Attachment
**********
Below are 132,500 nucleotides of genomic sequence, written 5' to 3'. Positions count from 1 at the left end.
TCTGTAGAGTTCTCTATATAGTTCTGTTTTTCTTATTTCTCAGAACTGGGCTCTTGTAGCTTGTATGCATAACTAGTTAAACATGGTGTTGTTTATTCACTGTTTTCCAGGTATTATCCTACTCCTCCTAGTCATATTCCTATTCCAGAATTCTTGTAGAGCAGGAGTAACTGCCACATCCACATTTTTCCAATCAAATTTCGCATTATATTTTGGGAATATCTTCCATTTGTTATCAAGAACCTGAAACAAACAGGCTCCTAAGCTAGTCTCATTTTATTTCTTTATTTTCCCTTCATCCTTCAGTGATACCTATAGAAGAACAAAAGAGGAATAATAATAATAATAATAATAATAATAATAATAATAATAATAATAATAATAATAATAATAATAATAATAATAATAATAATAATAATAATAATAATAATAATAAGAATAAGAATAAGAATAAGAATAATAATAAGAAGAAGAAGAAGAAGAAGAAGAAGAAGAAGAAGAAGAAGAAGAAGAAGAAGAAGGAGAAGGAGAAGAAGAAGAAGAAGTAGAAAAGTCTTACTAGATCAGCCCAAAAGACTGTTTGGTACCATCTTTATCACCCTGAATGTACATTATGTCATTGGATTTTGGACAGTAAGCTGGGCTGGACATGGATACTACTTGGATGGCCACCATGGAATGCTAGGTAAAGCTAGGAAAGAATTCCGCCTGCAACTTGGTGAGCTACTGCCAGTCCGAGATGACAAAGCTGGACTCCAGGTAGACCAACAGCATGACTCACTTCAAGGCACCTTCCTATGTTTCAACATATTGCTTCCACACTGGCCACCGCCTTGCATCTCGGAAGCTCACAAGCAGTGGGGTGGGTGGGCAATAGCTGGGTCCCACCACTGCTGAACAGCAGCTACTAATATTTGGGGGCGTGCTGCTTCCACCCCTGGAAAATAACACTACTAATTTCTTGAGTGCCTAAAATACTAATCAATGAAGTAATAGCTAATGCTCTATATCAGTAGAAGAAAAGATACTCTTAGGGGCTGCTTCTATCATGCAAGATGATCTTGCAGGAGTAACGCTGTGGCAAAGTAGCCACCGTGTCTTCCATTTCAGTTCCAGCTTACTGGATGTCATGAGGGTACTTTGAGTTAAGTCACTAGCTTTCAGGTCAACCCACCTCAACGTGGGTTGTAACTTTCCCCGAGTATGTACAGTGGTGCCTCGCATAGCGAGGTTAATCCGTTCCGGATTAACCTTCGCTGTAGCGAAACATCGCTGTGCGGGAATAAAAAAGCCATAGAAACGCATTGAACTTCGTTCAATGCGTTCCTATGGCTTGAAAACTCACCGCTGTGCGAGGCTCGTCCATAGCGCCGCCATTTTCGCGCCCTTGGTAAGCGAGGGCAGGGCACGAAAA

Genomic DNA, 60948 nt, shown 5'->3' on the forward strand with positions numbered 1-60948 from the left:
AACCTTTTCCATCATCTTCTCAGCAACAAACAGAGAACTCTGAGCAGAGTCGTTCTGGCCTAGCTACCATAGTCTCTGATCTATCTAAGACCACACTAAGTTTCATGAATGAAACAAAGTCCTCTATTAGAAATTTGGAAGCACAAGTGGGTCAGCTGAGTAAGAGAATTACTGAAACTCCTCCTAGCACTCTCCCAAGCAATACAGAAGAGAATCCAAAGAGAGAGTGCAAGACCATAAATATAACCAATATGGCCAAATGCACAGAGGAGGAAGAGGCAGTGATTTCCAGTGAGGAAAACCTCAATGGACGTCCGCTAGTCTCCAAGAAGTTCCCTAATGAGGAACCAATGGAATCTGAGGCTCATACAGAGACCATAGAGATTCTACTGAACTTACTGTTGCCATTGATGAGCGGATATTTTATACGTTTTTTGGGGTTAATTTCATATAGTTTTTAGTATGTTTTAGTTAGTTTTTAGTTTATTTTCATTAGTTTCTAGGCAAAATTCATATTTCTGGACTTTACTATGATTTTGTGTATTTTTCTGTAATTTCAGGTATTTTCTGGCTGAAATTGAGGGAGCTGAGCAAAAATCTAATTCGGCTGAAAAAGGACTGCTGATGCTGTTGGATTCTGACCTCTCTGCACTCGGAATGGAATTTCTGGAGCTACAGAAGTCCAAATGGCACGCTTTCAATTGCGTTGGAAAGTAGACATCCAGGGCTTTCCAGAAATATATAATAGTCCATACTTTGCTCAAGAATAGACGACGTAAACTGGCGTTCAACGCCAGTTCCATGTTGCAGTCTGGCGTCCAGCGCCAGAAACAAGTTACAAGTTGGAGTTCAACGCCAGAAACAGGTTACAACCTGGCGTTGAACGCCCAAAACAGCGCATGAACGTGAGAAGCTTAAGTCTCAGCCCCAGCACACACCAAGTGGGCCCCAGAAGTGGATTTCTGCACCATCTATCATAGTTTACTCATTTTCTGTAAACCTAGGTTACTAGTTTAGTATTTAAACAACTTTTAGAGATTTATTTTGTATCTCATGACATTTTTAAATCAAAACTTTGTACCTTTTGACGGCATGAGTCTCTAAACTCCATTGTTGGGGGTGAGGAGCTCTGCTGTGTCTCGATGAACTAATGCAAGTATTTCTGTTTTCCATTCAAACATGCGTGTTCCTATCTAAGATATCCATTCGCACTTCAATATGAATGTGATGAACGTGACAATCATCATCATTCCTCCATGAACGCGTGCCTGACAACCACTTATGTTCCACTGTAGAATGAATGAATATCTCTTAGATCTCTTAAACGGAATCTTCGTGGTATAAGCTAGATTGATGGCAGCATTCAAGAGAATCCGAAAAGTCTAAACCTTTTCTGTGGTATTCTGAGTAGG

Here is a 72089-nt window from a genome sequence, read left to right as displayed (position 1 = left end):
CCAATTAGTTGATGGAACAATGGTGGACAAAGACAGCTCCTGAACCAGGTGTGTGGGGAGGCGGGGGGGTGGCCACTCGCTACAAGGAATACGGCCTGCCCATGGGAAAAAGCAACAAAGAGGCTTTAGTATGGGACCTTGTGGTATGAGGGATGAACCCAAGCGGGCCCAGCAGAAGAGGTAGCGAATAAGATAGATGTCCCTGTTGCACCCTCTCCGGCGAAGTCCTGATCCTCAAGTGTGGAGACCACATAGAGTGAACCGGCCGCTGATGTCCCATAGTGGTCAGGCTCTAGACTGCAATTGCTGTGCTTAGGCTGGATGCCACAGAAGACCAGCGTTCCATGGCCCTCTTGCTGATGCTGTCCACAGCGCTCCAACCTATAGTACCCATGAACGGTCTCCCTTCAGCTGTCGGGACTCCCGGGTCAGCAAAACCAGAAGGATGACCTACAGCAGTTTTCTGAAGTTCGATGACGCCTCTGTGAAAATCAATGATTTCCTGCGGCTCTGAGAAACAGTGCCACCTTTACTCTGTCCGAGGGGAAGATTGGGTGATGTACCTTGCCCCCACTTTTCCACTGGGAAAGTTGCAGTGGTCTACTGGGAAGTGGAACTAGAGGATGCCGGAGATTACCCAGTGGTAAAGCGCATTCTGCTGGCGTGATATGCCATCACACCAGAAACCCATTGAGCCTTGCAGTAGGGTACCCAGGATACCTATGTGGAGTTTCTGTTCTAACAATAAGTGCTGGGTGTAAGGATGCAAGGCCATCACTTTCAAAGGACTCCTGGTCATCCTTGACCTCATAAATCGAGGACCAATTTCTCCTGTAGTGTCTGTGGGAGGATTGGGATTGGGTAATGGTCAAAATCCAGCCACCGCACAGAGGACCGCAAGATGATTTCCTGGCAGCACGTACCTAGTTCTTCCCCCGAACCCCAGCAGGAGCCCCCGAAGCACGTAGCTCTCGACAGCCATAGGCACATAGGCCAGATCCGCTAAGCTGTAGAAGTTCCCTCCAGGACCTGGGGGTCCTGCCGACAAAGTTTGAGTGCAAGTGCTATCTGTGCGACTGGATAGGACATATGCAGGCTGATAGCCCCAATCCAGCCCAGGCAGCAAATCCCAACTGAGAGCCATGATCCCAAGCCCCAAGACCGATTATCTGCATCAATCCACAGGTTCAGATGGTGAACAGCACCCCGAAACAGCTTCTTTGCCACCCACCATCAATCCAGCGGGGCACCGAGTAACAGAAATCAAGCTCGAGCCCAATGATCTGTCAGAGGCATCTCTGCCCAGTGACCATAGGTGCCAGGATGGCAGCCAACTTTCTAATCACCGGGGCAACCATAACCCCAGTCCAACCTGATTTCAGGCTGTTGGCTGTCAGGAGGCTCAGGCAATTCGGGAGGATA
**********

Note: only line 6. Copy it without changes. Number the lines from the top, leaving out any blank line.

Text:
CCAATTAGTTGATGGAACAATGGTGGACAAAGACAGCTCCTGAACCAGGTGTGTGGGGAGGCGGGGGGGTGGCCACTCGCTACAAGGAATACGGCCTGCCCATGGGAAAAAGCAACAAAGAGGCTTTAGTATGGGACCTTGTGGTATGAGGGATGAACCCAAGCGGGCCCAGCAGAAGAGGTAGCGAATAAGATAGATGTCCCTGTTGCACCCTCTCCGGCGAAGTCCTGATCCTCAAGTGTGGAGACCACATAGAGTGAACCGGCCGCTGATGTCCCATAGTGGTCAGGCTCTAGACTGCAATTGCTGTGCTTAGGCTGGATGCCACAGAAGACCAGCGTTCCATGGCCCTCTTGCTGATGCTGTCCACAGCGCTCCAACCTATAGTACCCATGAACGGTCTCCCTTCAGCTGTCGGGACTCCCGGGTCAGCAAAACCAGAAGGATGACCTACAGCAGTTTTCTGAAGTTCGATGACGCCTCTGTGAAAATCAATGATTTCCTGCGGCTCTGAGAAACAGTGCCACCTTTACTCTGTCCGAGGGGAAGATTGGGTGATGTACCTTGCCCCCACTTTTCCACTGGGAAAGTTGCAGTGGTCTACTGGGAAGTGGAACTAGAGGATGCCGGAGATTACCCAGTGGTAAAGCGCATTCTGCTGGCGTGATATGCCATCACACCAGAAACCCATTGAGCCTTGCAGTAGGGTACCCAGGATACCTATGTGGAGTTTCTGTTCTAACAATAAGTGCTGGGTGTAAGGATGCAAGGCCATCACTTTCAAAGGACTCCTGGTCATCCTTGACCTCATAAATCGAGGACCAATTTCTCCTGTAGTGTCTGTGGGAGGATTGGGATTGGGTAATGGTCAAAATCCAGCCACCGCACAGAGGACCGCAAGATGATTTCCTGGCAGCACGTACCTAGTTCTTCCCCCGAACCCCAGCAGGAGCCCCCGAAGCACGTAGCTCTCGACAGCCATAGGCACATAGGCCAGATCCGCTAAGCTGTAGAAGTTCCCTCCAGGACCTGGGGGTCCTGCCGACAAAGTTTGAGTGCAAGTGCTATCTGTGCGACTGGATAGGACATATGCAGGCTGATAGCCCCAATCCAGCCCAGGCAGCAAATCCCAACTGAGAGCCATGATCCCAAGCCCCAAGACCGATTATCTGCATCAATCCACAGGTTCAGATGGTGAACAGCACCCCGAAACAGCTTCTTTGCCACCCACCATCAATCCAGCGGGGCACCGAGTAACAGAAATCAAGCTCGAGCCCAATGATCTGTCAGAGGCATCTCTGCCCAGTGACCATAGGTGCCAGGATGGCAGCCAACTTTCTAATCACCGGGGCAACCATAACCCCAGTCCAACCTGATTTCAGGCTGTTGGCTGTCAGGAGGCTCAGGCAATTCGGGAGGATA